Interest rate expectations
In turn, the prospect of slower inflation and weaker economic activity suggests the steady upward revision to interest rate expectations witnessed in recent months should lose momentum. Following recent strong labour market and inflation data, markets currently anticipate that the Fed will raise its policy rate to 4.75-5.0% by spring of next year from the current 3.0-3.25% level9.
Interestingly, this peak or ‘terminal’ interest rate is above the 4.6% level at which rates were forecast to top out in the Fed’s latest economic projections, published in September10.
Against the backdrop of increasing financial stress and a deteriorating economic outlook, some of the rate hikes priced in by investors might not happen. Various leading indicators, such as PMI manufacturing new orders11 and an inverted yield curve12 (long-term yields trading below short-term yields) point to a high probability of recession over the next 12 months or so. And given that monetary policy impacts the economy with ‘long and variable lags’, it is reasonable to expect that the Fed will at some stage pause its rate hiking schedule to take stock.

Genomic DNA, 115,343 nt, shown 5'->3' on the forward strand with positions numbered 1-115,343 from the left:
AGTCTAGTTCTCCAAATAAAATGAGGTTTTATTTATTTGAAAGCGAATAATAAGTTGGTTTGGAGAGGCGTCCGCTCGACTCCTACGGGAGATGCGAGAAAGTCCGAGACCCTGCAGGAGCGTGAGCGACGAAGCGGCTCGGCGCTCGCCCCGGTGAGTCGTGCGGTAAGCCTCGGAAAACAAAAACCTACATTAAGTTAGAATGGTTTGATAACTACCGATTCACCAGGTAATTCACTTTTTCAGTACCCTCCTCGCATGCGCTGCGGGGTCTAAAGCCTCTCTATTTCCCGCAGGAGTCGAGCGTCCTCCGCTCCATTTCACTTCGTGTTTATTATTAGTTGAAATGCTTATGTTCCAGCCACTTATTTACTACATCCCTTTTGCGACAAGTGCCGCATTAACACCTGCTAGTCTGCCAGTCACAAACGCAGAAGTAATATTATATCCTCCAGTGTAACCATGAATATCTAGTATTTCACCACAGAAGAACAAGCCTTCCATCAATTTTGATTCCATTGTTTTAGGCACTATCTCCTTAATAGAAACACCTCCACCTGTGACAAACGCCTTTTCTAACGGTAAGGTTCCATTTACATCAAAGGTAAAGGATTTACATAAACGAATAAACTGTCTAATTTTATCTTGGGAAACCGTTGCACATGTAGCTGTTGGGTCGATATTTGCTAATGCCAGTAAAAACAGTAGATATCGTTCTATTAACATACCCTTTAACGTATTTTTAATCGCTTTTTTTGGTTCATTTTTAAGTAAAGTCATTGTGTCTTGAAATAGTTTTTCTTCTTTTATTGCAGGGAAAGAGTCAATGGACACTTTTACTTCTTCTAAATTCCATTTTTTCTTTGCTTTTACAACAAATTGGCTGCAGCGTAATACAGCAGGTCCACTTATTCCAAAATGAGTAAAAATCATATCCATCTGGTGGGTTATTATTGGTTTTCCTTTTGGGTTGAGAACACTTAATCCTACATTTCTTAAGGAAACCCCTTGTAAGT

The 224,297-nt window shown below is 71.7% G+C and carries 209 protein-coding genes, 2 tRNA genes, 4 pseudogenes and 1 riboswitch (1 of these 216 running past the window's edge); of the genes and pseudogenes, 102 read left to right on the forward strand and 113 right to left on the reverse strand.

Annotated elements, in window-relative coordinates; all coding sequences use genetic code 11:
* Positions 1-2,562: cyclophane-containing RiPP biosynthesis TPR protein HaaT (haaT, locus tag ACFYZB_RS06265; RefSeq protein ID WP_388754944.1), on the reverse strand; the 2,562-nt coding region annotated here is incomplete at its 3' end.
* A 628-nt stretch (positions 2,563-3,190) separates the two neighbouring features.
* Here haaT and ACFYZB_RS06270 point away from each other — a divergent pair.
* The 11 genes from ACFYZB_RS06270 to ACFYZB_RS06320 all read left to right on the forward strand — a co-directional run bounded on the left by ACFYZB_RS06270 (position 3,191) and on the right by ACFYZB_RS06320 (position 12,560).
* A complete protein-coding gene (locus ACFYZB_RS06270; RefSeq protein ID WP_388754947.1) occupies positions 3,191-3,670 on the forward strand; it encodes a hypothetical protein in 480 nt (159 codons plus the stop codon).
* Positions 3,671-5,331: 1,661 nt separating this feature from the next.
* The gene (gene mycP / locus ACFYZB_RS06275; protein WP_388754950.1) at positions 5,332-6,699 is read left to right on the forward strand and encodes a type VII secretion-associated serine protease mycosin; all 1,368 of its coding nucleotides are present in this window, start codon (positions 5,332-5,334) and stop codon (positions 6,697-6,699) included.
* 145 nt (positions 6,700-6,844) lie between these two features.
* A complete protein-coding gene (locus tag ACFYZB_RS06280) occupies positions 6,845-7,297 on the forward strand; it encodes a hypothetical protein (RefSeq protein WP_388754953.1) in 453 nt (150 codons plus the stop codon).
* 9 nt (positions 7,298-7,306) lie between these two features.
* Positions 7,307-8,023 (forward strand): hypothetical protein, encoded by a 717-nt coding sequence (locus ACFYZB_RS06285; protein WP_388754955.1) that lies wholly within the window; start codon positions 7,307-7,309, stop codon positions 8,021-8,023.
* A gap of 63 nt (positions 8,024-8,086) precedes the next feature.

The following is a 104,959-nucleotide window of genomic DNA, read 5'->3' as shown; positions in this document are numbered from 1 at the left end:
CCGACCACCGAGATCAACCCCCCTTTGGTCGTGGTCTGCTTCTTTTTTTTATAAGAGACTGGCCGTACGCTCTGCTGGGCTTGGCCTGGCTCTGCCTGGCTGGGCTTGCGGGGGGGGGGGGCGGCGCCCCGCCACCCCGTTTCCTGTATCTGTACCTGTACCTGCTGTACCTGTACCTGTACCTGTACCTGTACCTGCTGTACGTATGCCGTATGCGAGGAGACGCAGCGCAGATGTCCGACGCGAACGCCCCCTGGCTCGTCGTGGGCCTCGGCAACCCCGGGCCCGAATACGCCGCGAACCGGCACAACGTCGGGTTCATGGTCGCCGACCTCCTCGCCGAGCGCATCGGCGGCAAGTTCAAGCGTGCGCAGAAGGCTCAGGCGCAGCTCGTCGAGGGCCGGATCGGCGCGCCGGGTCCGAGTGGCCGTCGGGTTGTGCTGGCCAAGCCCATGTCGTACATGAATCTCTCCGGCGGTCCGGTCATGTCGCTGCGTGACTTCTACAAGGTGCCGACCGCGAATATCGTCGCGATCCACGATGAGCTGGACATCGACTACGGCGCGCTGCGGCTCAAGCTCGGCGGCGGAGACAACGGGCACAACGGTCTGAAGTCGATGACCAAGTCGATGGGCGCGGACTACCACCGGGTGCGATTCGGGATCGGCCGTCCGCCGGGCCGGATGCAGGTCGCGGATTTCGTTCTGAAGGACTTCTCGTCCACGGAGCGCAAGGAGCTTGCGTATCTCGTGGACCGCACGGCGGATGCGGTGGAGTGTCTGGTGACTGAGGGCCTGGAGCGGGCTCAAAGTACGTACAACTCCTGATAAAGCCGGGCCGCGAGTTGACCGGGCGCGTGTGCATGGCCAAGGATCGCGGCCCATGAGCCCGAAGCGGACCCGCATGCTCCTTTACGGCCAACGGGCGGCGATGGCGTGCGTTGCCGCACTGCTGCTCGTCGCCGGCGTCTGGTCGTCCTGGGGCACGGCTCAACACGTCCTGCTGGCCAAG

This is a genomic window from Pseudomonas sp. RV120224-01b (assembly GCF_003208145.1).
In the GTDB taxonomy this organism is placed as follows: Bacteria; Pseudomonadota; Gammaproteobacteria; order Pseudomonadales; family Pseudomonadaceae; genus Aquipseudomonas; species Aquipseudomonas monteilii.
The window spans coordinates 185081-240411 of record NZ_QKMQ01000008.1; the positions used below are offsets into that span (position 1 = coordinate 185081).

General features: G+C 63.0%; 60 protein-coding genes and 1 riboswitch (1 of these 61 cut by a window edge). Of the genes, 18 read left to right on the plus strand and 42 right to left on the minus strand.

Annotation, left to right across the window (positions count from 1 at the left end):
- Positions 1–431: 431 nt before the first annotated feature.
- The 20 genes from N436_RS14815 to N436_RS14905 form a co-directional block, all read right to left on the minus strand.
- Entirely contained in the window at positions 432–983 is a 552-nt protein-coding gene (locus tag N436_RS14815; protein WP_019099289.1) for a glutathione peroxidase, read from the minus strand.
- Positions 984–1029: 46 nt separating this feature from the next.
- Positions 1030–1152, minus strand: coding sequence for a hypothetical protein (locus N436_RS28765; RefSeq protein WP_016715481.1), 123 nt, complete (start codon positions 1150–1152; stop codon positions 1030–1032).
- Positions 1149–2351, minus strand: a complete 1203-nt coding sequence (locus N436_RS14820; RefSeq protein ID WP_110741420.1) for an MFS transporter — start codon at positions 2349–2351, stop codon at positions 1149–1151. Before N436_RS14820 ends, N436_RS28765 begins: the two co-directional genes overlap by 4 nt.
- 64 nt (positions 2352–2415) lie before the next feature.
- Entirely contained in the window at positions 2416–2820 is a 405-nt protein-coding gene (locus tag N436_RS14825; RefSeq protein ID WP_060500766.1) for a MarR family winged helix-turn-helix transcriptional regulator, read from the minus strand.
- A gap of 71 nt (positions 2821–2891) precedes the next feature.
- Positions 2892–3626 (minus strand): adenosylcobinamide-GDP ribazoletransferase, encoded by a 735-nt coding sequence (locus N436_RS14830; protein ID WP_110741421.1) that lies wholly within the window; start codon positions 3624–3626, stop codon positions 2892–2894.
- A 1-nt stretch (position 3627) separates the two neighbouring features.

To be sure, a desire to oversee increased slack in the labour market to curb underlying inflation pressures will make the Fed wary of loosening policy prematurely (see our commentary of August 2022). However, as concerns over recession come to the fore, investors are likely to price in the prospect of eventual interest rate cuts, which should translate in to a pull-back in bond yields.